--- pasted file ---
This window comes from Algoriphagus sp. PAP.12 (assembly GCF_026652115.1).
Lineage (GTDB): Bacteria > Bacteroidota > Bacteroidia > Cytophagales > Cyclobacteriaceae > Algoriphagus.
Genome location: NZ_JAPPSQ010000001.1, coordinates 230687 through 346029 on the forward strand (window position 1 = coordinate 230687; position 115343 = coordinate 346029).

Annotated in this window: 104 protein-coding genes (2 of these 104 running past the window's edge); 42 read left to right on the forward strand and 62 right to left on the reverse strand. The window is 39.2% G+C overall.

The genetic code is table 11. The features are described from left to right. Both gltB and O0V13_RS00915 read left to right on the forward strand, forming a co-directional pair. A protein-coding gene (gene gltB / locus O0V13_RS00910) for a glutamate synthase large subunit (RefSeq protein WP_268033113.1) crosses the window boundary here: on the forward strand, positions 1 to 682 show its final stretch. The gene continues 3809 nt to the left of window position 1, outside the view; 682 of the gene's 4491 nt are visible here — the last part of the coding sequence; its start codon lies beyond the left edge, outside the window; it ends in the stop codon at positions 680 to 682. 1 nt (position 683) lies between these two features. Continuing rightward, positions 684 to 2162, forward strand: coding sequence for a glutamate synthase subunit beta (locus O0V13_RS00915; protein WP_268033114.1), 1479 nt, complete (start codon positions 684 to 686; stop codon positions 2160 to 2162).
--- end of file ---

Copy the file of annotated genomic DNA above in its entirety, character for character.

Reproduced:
This window comes from Algoriphagus sp. PAP.12 (assembly GCF_026652115.1).
Lineage (GTDB): Bacteria > Bacteroidota > Bacteroidia > Cytophagales > Cyclobacteriaceae > Algoriphagus.
Genome location: NZ_JAPPSQ010000001.1, coordinates 230687 through 346029 on the forward strand (window position 1 = coordinate 230687; position 115343 = coordinate 346029).

Annotated in this window: 104 protein-coding genes (2 of these 104 running past the window's edge); 42 read left to right on the forward strand and 62 right to left on the reverse strand. The window is 39.2% G+C overall.

The genetic code is table 11. The features are described from left to right. Both gltB and O0V13_RS00915 read left to right on the forward strand, forming a co-directional pair. A protein-coding gene (gene gltB / locus O0V13_RS00910) for a glutamate synthase large subunit (RefSeq protein WP_268033113.1) crosses the window boundary here: on the forward strand, positions 1 to 682 show its final stretch. The gene continues 3809 nt to the left of window position 1, outside the view; 682 of the gene's 4491 nt are visible here — the last part of the coding sequence; its start codon lies beyond the left edge, outside the window; it ends in the stop codon at positions 680 to 682. 1 nt (position 683) lies between these two features. Continuing rightward, positions 684 to 2162, forward strand: coding sequence for a glutamate synthase subunit beta (locus O0V13_RS00915; protein WP_268033114.1), 1479 nt, complete (start codon positions 684 to 686; stop codon positions 2160 to 2162).